Indeed, this is a big concern with generative design, since clearly not everything that is of value in a design can be reduced to a series of numbers, especially subjective values such as beauty, style, or individual preference. If we try to categorize what can be measured about an architectural design, we might come up with three categories:

  1. Simple values such as floor area or height which can easily be quantified but are also easy to understand intuitively.
  2. Complex values that can theoretically be quantified but are difficult to intuit or compute. This may include simulation-based measures such as structural simulation or fluid dynamics, or occupant-level agent behavior such as crowding or routing. These are things that even experts can’t easily gauge just by looking at a design, so including them in the set of measures is very likely to generate some unexpected discoveries.
  3. Non-measurable values such as personal preference.

In principle, generative design can only deal with the first two categories, and we may never be able to teach a computer to judge designs based on their beauty or style. Most designers, however, would agree that there is sufficient opportunities in the first two to forgive this limitation.

Simulating performance

The complex measures found in the second category above are often called “computer simulations”, since they use computation to simulate the effects of complex forces occurring in the physical world. These simulation techniques can generally be broken down into two categories based on how they are calculated in the computer:

Static methods are those which can be calculated deterministically in a single step. These are typically faster to calculate, and less computationally expensive, so they are great for generative design applications where you often need to evaluate hundreds if not thousands of individual designs before finding a set of optimal solutions. Since they rely on basic calculations, they can often be computed directly with basic formulas or available through simple plugins for Grasshopper, and can thus be easily integrated within our automated generative design workflow.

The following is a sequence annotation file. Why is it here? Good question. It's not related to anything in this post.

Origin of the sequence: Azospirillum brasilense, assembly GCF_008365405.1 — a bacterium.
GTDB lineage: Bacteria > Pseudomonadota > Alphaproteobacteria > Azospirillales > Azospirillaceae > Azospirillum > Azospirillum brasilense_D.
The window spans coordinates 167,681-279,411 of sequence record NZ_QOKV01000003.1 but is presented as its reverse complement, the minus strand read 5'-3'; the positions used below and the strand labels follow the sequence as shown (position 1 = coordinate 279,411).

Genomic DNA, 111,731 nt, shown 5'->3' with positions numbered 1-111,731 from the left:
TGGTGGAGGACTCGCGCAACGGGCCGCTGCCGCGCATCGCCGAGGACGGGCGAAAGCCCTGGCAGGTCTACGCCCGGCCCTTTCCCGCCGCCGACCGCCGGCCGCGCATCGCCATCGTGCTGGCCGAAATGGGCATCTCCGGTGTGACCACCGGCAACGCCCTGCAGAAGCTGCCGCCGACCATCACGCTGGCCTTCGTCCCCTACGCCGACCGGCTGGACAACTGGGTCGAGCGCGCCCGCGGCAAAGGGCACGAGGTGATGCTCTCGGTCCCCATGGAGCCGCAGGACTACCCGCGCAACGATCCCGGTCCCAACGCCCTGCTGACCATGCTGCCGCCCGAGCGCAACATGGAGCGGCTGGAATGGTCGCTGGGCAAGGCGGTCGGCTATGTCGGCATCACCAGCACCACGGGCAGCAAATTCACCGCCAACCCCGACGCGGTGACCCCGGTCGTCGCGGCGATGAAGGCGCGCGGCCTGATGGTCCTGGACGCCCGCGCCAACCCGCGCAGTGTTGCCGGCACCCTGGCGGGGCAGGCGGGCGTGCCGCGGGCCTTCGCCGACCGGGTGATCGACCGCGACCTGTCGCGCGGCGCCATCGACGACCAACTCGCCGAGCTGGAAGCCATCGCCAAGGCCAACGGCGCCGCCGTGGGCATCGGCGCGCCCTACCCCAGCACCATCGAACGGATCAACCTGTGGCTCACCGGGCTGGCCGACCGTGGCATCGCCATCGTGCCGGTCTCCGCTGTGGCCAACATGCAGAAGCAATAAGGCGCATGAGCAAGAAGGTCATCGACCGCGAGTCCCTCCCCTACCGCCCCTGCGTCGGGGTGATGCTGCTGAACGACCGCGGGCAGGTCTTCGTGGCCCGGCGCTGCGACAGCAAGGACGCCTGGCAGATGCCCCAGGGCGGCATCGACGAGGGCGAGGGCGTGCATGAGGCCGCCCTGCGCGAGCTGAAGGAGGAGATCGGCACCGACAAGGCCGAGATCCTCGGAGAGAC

Finite element analysis (FEA) methods

Finite element analysis (FEA) describes the object through a set of small, discrete elements, and then uses those components to compute some measure on the object. This method is typical in structural analysis for calculating how forces flow through an object and identifying areas of high stress concentration. FEA-based structural analysis can be computed using 1-d (line), 2-d (surface mesh), or 3-d (volume mesh) finite elements depending on the type of simulation.

Element-based static analysis can also be used to calculate environmental measures, such as shading and daylighting. In this case, the elements are typically 2-d surface mesh faces which compute how much light hits them over the course of some period of time.

Ray-based and graph-based methods

Ray-based methods calculate measures based on rays projected from sources. One example of a ray-based method is view analysis, which is typically calculated using an isovist.